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Although state and local governments are ready to assist the public during times of emergencies and disasters, preparedness starts at home. In the event of large scale disasters, it may take time to respond immediately.
The severe weather and tornadoes that destroyed much of West Liberty, KY. last March and other disasters have taught us many valuable lessons which we continue to learn from. One of the most important is the value of individual and family preparedness.
If the lights go out, are you prepared? That is a simple but necessary question that we must all ask ourselves. In the event of a power outage something as simple as having a flashlight, radio and extra batteries available can make you and your family more comfortable during these times.
Kentuckians face many weather related challenges throughout the year, from tornadoes, flooding, straight line winds, lightning and winter storms. Every household should be prepared to face these challenges at any given time.
During Governor Beshear’s administrations, Kentucky has received eleven presidentially declared federal disasters. (Ranking us near the top nationwide, all which were weather related)
February 29 and March 2, 2012 severe storms and deadly tornadoes tore through Kentucky, leaving 25 dead and thousands of home, business and public buildings damaged or destroyed. In May 2011 Kentuckians experienced unprecedented flooding and many families are still rebuilding from flash floods that struck Eastern Kentucky in July 2010. Who will forget the January 2009 ice storm that left over 700,000 customers without power and over 200,000 customers were without water for days and weeks?
Although state and local governments are here to assist the public during these times, preparedness starts at home. It starts with being aware of conditions and situations that threaten you and your family’s safety and then taking appropriate steps.” He continued, “Be prepared! You should have at minimum a three day supply of food and water for each member of your family, along with essentials such as: medicines, flash lights, radio, extra batteries, matches, candles, first aid supplies, etc.
Along with an emergency kit you should have an emergency plan.
Planning for a Disaster: “Be Aware, Be Prepared, Have a Plan!"
• Know in advance your weather forecasts;
• Own a battery backup NOAA Weather Alert Radio and battery (or crank) operated AM/FM radio for local broadcasts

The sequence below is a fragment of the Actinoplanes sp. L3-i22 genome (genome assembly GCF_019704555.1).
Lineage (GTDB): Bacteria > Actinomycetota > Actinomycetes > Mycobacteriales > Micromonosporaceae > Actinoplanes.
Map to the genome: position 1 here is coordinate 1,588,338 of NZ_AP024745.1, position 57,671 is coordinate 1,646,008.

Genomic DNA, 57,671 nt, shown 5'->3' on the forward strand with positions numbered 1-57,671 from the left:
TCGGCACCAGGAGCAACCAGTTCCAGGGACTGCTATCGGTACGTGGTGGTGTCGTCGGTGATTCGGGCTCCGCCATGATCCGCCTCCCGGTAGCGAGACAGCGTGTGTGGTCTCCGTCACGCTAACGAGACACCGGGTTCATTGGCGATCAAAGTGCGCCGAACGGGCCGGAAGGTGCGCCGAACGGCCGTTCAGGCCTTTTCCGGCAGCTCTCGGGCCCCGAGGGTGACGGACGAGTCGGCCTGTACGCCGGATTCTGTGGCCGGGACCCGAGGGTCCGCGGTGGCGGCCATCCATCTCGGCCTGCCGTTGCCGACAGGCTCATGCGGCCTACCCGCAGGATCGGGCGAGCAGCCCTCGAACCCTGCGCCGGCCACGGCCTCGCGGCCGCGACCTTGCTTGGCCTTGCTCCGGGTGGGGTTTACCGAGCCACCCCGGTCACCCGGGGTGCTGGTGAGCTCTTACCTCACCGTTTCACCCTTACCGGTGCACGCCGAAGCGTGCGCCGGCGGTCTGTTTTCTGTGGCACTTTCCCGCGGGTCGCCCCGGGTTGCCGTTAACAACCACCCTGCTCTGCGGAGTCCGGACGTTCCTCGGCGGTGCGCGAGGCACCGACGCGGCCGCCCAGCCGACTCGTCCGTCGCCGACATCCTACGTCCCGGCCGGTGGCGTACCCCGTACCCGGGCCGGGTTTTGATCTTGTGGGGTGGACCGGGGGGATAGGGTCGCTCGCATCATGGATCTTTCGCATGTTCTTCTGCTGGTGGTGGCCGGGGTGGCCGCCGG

• Stay tuned to your local broadcasting stations;
• Discuss conditions with family member and know their location during times of known potentially threatening conditions.
• Discuss your plan with family members and neighbors;
• Review your plan periodically for necessary updates;
• Refresh you emergency kit(s);
• Drill: practice your plan with household members;
• If you own a generator, read and familiarize yourself with the owner’s safety manual before ever attempting to use it.
Have a plan:
• UTILITES: Written instructions for how to turn off electricity, gas and water if authorities advise you to do so (Remember, you'll need a professional to turn them back on);
• SHELTER: Identify safe locations within your residence and long term shelters within you community;
• CONTACTS: Written contact information should include; relatives, neighbors, utility companies, employers (employees) and local emergency contact telephone numbers. Advise a contact (even an out of state contact is advised) of your plan;
• EVACUATE: Predetermine evacuation routes. Identify where you could go if told to evacuate. Choose several places . . ., a friend or relative's home in another town, a motel, or local shelter;
• Children: Make back up plans for children in case you (or they) can’t get home in an emergency;
• Vehicles: Maintain a half tank of fuel in vehicles.
Move vehicles from under trees during possible wind events.
Keep an “Emergency Go Kit” in the vehicle;
• Medications: prepare a list of all prescription drugs.
Make a kit:
• First aid kit and essential medications; extra eyeglasses;
• Canned food and can opener;
• At least three gallons of water per person;
• Protective clothing, rainwear, and bedding or sleeping bags;
• Battery-powered (or crank) radio, flashlight, and extra batteries;
• Waterproof matches and candles;
• Local phone book and copies of insurance policies in sealed water proof bags;
• Special items for infants, elderly, or disabled family members;
• Extra set of car keys.